if we take the logarithm of two numbers and add them together, we get the
logarithm of their product:

loga+logb=log(a·b). $log{a} + log{b} = log{(a cdot b)}. $

In other words, if we perform addition in the integer domain we get
multiplication in the floating-point domain — approximately anyway. We can
try this with another simple C program. One thing we need to consider is how
our operation affects the exponent bias. When we add two numbers with biased
exponents we get double bias:

E1+E2=(e1+B)+(e2+B)=e1+e2+2B. $begin{align} E_1 + E_2 &=& (e_1 + B) + (e_2 + B) \ &=& e_1 + e_2 + 2B. end{align} $

We want our bias to remain as B $B$ rather than 2B $2B$ so in order to counter
this we simply subtract the result by B $B$. Our C program that performs
floating-point multiplication using integer addition may then look like this:


const uint32_t B = (127 << 23);

int main(int argc, char *args[]) {
    /* parse factors from args */
    float a, b;
    if (argc == 3) {
        int ret = sscanf(args[1], "%f", &a);
        ret += sscanf(args[2], "%f", &b);
        if (ret != 2) return EXIT_FAILURE;
    } else {
        return EXIT_FAILURE;

    /* perform multiplication (integer addition) */
    uint32_t sum = *(uint32_t*)&a + *(uint32_t*)&b - B;
    float y = *(float*)∑

    /* compare with actual */
    float y_actual = a*b;
    float rel_err = (y - y_actual) / y_actual;

    printf("%f =? %f (%.2f%%)n", y, y_actual, 100*rel_err);

Let’s try it out:

$ ./mul 3.14159 8.0
25.132721 =? 25.132721 (0.00%)

$ ./mul 3.14159 0.2389047
0.741016 =? 0.750541 (-1.27%)

$ ./mul -15.0 3.0
-44.000000 =? -45.000000 (-2.22%)

$ ./mul 6.0 3.0
16.000000 =? 18.000000 (-11.11%)

$ ./mul 0.0 10.0
0.000000 =? 0.000000 (inf%)

Most of the time it is not perfectly accurate, it is correct only if one of the
factors is a power of two, and least accurate when both factors are right
between two powers of 2.

How about the reciprocal square root? The reciprocal square root
1x $frac{1}{sqrt{x}}$ is equivalent to x-1/2 $x^{-1/2}$ so we will need another
logarithmic identity:

plogx=logxp $plog{x} = log{x^p} $

This means that if we perform multiplication in the integer domain, we get
exponentiation in the floating-point domain. Depending on our exponent p $p$ we
can obtain several different functions, e.g:

p $p$ f(x) $f(x)$
2 x2 $x^2$
1/2 x $sqrt{x}$
-1 1x $frac{1}{x}$
-1/2 1x $frac{1}{sqrt{x}}$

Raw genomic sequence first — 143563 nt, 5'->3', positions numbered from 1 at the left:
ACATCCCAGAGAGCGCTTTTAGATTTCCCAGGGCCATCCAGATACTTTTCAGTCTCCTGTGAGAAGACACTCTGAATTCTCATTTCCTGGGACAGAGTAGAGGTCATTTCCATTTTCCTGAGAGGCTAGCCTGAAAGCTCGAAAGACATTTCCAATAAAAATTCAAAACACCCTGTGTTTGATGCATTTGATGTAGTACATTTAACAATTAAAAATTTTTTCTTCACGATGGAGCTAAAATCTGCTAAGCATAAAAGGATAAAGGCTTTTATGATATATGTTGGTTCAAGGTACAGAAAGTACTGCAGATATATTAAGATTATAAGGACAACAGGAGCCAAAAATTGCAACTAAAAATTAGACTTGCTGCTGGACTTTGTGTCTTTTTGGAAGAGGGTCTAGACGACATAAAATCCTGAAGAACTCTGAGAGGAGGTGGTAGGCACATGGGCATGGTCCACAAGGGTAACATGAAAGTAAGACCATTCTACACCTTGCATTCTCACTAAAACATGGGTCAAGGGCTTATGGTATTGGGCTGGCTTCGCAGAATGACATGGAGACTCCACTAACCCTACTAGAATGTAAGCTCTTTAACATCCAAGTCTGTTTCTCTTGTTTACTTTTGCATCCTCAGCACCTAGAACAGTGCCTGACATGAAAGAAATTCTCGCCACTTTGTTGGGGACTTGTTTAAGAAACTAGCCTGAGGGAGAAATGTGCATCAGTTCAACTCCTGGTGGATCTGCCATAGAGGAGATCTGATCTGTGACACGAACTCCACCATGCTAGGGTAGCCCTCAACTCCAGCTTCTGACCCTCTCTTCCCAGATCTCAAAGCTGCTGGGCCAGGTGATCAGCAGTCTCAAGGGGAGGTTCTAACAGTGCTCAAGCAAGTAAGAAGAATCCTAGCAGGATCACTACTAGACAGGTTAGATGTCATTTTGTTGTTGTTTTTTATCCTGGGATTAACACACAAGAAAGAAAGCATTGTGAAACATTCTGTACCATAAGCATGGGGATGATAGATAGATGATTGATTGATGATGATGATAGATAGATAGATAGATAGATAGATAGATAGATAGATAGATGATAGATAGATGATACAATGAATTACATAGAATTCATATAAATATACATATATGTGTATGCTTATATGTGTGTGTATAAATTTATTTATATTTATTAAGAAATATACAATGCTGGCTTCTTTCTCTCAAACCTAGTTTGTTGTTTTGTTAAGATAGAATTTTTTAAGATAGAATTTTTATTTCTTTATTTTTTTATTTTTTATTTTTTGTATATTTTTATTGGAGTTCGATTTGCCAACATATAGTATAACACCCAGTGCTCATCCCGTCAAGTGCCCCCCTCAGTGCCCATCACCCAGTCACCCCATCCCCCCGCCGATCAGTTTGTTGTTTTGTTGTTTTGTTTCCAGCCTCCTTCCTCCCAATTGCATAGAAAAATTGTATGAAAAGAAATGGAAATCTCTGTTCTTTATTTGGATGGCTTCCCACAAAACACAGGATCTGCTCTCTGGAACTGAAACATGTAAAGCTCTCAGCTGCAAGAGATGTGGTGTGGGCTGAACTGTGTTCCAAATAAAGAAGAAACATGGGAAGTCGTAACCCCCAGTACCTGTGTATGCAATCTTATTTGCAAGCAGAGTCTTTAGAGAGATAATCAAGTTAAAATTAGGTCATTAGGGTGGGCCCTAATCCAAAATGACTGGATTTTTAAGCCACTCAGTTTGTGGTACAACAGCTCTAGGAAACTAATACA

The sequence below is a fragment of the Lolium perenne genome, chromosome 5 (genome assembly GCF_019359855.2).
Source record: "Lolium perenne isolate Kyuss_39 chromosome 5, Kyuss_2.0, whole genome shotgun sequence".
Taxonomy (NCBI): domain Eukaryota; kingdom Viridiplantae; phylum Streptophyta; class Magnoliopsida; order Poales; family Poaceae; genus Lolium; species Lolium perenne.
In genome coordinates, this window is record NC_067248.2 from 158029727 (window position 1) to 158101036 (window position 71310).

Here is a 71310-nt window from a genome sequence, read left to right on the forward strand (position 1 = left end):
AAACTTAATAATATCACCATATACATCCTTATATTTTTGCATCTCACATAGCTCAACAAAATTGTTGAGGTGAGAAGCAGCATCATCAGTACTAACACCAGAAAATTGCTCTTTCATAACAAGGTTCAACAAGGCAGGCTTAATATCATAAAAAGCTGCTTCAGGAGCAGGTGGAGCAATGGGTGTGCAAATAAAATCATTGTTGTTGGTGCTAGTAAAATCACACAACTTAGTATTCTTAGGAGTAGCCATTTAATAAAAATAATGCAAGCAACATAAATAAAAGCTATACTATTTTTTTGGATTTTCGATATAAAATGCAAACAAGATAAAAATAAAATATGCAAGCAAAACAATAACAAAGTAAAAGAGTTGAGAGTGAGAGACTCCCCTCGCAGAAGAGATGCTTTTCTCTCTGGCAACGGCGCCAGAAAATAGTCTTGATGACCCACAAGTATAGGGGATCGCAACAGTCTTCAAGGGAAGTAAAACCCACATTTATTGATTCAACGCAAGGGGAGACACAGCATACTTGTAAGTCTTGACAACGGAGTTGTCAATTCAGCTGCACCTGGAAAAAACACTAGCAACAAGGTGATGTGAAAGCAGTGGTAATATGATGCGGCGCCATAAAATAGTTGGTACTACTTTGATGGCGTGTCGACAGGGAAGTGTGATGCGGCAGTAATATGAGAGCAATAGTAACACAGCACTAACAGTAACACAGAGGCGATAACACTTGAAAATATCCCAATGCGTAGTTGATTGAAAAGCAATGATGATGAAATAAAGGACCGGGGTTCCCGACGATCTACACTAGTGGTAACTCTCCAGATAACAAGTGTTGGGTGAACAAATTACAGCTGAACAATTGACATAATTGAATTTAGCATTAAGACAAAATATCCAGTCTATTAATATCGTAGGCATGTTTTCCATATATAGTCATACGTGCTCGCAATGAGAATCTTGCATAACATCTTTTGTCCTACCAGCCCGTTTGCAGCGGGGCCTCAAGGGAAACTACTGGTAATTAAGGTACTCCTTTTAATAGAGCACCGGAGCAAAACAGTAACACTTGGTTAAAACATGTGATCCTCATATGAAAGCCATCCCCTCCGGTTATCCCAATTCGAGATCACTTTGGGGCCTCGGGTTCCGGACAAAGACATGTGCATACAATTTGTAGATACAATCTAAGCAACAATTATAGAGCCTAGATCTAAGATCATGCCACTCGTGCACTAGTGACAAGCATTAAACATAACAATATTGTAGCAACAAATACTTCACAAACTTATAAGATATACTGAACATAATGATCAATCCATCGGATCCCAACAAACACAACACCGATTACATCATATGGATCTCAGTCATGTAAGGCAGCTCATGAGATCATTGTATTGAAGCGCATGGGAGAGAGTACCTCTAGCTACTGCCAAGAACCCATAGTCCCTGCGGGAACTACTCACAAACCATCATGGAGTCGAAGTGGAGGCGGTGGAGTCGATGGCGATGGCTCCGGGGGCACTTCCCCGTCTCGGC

In order to get a first approximation of the reciprocal square root, we simply
need to multiply by -1/2 in the integer domain and adjust for the bias. The
bias will then be -B/2 $-B/2$ and we want the bias to be B $B$ so we simply need
to add 3B/2=0x5f400000 $3B/2 = texttt{0x5f400000}$. So, we will multiply by -1/2 by shifting
right one step and negating, and then add the bias:

- (i << 1) + 0x5f400000;

This is now identical to the Q3 source code except that the constant value
differs slightly. They used 0x5f3759df while we currently have 0x5f400000.
We can see if it is possible to make improvements by looking at our error. We
simply subtract our approximate value for the reciprocal square root by the
exact value and plot the result for a certain range of numbers:

The graph repeats horizontally in both directions (only in different scale) so
we only need to look at this part to understand the error for all (normal)
floating-point numbers. We can see that the approximate value is always
overestimating, by simply subtracting a constant that is around half the
maximum error we can make it symmetric and thus decrease the average absolute
error. Looking at the graph, subtracting something like 0x7a120 might work. Our
constant would then be 0x5f385ee0 which is closer to the constant used in Q3.
In the integer domain, our error will simply center the error around the x-axis
in the above diagram. In the floating-point domain, the error is affected
similarly except when our subtraction borrows from the exponent:

We could potentially try to find an actual optimum for some reasonable